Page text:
In many ways, it’s a necessary step. If Peugeot tells us that it is a premium brand, it needs to walk the walk—but the circa-$53,500 driveaway 308 GT Premium arguably does so, with a classy blend of high-grade leather, supple secondary materials and excellent fit and finish.
The seats are as good as it gets in this class: shapely, supportive perforated nappa leather pews with extensive adjustment. But in the Australian summer they will get warm: black is the only interior colour, and while the front seats have heating, they lack a cooling function, unlike the top-spec Mazda 3 Astina or Hyundai i30 Premium.
Heated too is the unique-to-Peugeot steering wheel that forms part of the i-Cockpit suite of interior technology. Not all body shapes will get on with the 308’s wheel, but this tester does: it’s a small, squared-off tiller that sits much lower than in some cars, with the now fully-digital instrument binnacle sitting above the wheel.
That binnacle incorporates a more sophisticated version of the 3D display technology Peugeot debuted in its 2008 small SUV. This time, we found it useful: secondary information like the navigation map sits in the background, while more urgent commands—for instance, what lane to be in for your next exit—sits in the foreground.
In the centre of the dash is a new 10.0-inch touchscreen that runs completely new software. Peugeot has radically upgraded the processing power and presentation of its cabin infotainment, and taps are responded to more swiftly than in the lag-prone old model.
Extensive screen customisation is possible, though climate is still driven largely through the screen. However, your own commonly-used commands can be linked to large shortcut buttons on a new third screen that sits below the main display. Here, five user-preferred functions get their own dedicated, fixed shortcuts.
Of course, many people will simply link their smartphone wirelessly and be done with it, and a cord-free connection can be established both with iOS devices through Apple CarPlay and to Google-driven phones via Android Auto. This connection was rock-solid in our testing.
Discerning music listeners will get a lot out of the 308 GT Premium hatch’s Focal premium stereo, which offers extensive EQ customisation and features cool-looking speaker grilles in the A-pillars. Oddly, the GT Premium wagon misses the Focal system, but the acoustics of its unbranded hi-fi system is still better than average.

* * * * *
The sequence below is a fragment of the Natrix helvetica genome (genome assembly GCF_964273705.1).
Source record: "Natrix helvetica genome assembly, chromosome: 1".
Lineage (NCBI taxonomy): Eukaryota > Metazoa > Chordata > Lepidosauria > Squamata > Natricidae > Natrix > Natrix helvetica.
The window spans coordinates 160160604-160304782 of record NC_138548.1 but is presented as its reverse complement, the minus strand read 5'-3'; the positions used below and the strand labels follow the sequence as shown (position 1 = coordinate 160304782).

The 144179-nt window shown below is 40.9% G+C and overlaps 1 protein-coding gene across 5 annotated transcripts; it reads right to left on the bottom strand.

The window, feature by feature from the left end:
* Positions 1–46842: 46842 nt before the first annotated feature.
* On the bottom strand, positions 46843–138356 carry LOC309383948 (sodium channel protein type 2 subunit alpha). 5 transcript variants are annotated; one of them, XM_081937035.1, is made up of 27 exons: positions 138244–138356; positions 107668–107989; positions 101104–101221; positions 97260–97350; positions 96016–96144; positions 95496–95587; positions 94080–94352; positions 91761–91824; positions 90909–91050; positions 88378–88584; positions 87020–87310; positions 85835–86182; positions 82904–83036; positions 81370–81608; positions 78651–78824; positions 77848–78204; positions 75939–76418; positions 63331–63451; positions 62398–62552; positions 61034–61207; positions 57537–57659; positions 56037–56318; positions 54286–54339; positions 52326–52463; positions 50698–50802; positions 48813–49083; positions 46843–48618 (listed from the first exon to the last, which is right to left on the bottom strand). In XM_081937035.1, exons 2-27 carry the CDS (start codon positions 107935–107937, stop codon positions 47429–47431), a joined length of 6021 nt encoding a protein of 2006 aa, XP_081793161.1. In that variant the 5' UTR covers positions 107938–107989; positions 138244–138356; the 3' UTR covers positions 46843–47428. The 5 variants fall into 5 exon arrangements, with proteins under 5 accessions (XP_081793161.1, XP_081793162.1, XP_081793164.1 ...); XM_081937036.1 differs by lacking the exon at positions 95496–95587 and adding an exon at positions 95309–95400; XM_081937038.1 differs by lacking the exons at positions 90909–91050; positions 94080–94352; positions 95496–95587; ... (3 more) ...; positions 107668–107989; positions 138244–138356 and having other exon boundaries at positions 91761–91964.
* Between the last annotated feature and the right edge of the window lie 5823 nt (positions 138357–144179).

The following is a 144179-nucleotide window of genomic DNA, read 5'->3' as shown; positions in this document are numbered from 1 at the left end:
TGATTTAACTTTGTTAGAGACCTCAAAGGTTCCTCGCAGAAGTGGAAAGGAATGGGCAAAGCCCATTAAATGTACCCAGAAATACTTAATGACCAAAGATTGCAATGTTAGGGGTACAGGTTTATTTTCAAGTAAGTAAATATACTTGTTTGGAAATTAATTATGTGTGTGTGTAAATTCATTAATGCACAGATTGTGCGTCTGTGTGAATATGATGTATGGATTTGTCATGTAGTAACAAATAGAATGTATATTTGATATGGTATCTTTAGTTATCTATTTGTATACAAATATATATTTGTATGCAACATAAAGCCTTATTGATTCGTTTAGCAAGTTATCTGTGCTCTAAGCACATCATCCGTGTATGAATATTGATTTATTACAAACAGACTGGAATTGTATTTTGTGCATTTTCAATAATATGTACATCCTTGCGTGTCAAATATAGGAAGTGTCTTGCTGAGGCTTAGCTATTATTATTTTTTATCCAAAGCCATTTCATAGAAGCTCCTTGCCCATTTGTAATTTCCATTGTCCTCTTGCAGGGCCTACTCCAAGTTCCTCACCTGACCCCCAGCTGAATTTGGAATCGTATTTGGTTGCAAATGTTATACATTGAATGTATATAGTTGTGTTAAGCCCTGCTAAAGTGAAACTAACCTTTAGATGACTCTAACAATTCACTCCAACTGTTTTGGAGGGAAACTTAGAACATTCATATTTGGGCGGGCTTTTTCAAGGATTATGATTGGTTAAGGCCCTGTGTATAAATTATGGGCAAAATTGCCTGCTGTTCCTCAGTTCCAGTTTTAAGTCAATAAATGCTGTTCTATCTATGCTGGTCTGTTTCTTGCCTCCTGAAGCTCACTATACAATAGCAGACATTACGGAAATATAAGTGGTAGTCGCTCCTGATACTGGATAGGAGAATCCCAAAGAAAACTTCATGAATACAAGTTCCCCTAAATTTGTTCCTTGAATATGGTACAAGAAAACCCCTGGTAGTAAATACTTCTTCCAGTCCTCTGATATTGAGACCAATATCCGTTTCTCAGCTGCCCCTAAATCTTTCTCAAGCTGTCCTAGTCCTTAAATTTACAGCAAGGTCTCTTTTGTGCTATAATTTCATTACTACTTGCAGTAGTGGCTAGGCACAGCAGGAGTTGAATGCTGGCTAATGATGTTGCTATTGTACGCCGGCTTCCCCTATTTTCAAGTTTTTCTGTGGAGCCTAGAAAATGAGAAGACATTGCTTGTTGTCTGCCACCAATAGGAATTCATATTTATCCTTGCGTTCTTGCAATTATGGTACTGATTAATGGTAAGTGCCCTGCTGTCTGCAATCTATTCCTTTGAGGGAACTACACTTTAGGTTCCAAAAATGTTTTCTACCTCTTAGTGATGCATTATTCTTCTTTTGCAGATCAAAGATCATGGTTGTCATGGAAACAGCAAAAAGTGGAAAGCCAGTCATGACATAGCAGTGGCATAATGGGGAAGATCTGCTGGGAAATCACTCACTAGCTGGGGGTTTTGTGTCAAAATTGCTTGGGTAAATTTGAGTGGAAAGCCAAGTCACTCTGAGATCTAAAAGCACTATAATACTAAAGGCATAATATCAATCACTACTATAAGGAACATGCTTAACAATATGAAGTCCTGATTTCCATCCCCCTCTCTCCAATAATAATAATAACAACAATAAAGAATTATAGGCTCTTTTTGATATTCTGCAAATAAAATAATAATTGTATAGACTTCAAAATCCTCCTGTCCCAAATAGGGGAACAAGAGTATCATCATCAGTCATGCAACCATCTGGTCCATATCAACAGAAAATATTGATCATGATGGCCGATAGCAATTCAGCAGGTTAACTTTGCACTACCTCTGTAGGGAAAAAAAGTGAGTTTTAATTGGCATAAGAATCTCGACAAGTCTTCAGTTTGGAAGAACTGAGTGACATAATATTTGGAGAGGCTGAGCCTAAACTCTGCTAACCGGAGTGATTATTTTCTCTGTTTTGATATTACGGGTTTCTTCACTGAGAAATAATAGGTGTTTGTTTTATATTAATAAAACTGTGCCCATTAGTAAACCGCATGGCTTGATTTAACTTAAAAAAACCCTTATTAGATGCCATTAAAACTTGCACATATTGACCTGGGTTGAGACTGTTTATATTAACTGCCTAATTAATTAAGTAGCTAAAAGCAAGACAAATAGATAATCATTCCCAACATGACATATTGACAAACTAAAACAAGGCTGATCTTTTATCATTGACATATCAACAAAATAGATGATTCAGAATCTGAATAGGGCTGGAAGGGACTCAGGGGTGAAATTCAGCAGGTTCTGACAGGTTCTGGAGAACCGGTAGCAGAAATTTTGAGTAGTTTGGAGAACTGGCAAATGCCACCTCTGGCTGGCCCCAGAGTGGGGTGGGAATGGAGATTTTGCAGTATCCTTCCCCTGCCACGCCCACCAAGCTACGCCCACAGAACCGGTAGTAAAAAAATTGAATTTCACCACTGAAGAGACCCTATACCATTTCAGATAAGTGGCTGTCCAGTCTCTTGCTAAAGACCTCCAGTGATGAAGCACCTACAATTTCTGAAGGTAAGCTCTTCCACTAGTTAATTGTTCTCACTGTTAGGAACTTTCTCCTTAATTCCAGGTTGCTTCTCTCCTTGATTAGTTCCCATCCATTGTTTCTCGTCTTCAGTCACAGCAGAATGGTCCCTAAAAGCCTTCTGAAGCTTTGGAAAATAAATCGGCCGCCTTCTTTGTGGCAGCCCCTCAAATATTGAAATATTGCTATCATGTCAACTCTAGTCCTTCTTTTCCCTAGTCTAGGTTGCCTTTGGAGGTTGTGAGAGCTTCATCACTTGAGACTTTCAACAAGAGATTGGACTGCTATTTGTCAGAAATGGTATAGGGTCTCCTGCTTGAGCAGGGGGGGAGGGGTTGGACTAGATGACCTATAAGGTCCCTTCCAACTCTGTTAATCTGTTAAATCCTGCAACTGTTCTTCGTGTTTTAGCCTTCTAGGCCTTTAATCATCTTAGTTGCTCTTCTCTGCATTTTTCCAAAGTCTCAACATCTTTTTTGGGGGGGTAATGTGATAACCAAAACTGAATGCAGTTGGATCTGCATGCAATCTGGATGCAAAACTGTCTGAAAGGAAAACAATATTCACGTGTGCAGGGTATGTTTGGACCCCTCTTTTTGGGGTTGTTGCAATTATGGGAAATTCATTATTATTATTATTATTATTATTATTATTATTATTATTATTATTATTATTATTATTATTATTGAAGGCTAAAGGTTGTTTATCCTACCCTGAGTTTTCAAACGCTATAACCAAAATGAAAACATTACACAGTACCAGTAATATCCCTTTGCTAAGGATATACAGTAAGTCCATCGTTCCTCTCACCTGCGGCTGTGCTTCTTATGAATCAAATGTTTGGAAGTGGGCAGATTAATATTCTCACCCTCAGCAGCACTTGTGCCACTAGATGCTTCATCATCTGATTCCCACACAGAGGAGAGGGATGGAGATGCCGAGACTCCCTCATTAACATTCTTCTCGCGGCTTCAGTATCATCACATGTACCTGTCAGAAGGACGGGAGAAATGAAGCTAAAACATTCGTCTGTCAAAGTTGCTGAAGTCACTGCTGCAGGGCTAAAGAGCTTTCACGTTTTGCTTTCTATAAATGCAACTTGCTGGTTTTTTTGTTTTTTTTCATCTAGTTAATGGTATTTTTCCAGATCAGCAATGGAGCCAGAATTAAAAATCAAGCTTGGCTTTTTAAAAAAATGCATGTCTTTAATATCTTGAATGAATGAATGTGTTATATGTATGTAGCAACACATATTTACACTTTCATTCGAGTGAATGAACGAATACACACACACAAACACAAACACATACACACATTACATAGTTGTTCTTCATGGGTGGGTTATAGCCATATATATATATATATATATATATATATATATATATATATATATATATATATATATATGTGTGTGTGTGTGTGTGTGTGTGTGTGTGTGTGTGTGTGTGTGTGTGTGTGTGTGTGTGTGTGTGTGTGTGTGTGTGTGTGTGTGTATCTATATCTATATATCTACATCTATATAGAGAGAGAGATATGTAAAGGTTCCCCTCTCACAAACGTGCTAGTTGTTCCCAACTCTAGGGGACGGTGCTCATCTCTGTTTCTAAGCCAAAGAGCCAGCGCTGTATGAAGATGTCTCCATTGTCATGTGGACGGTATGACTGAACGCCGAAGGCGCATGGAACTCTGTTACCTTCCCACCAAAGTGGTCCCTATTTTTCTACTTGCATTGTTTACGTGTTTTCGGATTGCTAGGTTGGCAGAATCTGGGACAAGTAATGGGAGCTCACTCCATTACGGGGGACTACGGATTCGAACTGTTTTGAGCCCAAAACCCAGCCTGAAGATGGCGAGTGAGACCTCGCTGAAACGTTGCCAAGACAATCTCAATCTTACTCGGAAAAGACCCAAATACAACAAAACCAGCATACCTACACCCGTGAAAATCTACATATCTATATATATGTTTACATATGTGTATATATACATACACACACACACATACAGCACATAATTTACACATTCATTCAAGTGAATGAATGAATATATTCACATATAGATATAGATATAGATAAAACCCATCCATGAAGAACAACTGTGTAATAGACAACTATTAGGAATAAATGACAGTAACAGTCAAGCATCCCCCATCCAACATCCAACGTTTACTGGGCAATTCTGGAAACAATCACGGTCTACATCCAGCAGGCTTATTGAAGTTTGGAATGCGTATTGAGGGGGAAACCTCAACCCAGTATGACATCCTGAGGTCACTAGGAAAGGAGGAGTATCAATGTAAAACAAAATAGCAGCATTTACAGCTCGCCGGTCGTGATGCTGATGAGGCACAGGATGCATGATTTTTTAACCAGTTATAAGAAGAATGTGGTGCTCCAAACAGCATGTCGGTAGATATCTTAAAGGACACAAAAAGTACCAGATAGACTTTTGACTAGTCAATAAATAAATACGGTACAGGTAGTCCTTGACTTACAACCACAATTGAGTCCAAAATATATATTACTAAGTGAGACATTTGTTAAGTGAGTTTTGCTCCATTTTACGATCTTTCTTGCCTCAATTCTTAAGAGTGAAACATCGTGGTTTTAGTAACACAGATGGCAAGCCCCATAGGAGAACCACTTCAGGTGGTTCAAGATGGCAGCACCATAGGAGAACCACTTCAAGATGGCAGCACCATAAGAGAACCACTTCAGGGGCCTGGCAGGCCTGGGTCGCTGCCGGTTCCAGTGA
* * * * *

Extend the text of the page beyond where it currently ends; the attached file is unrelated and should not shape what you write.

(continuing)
The 308’s back seat remains fairly tight for this class, particularly in the hatch that, while stretched from the old model, remains 55mm shorter in wheelbase than the station wagon body style. Legroom is just sufficient for an adult but it is not generous back there. We’ll test it with our child seats in time.
Secondary material quality throughout the cabin is generally good, with soft, stitched surfaces across the dash, front doors and areas where your knee tends to rest, though the back seat makes do with hard plastic doors and no central armrest—though rear passengers do score air vents.
Boot space is decent, though, largely thanks to the 308’s neatly-packaged torsion beam rear suspension. Behind a manual tailgate sits 384-litres of cargo room and the back seats fold 60/40 in the hatch (40/20/20, with an electric tailgate, in the wagon). Though buyers will have to make do with a tyre repair kit as there is no spare wheel.
We mentioned earlier that a common criticism received by Peugeot Australia regarding the last 308 was its relatively high servicing costs. These have been rectified for the new-generation car by way of discounted service plans you purchase up-front with the car.
The service intervals are 12 months/15,000km. A three year/45,000km plan costs $1000 at the time of purchase, but the $1800 five year/75,000km plan is better value for those planning to keep the car that long—as it significantly reduces the hit of a costly fourth-year service.
Peugeot’s warranty in Australia is five years with unlimited kilometres.
Fuel consumption is especially frugal in the Peugeot 308. On the highway, we’ve been able to eke the 1.2-litre turbocharged engine down to about 5L/100km, while even in very spirited driving, the trip computer returned a relatively miserly figure of 8.4L/100km.
Keep in mind that the 308 requires premium-octane fuel.
The new Peugeot 308 is more expensive than before, but it justifies its premium positioning by largely living up to the brand’s new promise in Australia—that it is ready to compete with the premium set.
Presentable to look at, plush to sit in and impressive to drive, the 308 isn’t an easy sell in the early-fifties driveaway, but it does build a case for being considered against the premium set Peugeot believes it runs among in Australia.
Just who is that premium set? Peugeot will not say who its rivals are, but we’d suggest it ranges from high-grade Peugeot and Mazda trims through to entry-level Audi, Mercedes-Benz and BMW options. Perhaps a Volvo or a Lexus is the big target.
The natural rivals to the 308 GT Premium locally include top-end Golf R-Line and Mazda 3 Astina trims, both of which undercut the Peugeot on price, but also entry-level Audi A3, BMW 1 Series and Mercedes-Benz A-Class grades that must be optioned heavily to approach the Peugeot’s level of interior appointment.
However, to build buyer confidence to purchase a 308 GT Premium over a base Audi will require the French brand to increase its sales volumes and success locally. Limiting depreciation to liveable percentages will be just as much of the picture as luxury feature inclusions. Guaranteed future value, available on this car, helps.
That said, if we planned to keep our next small car for more than two or three years, we’d certainly throw the impressive 308 GT Premium into the mix.
Variant tested GT PREMIUM
Key specs (as tested)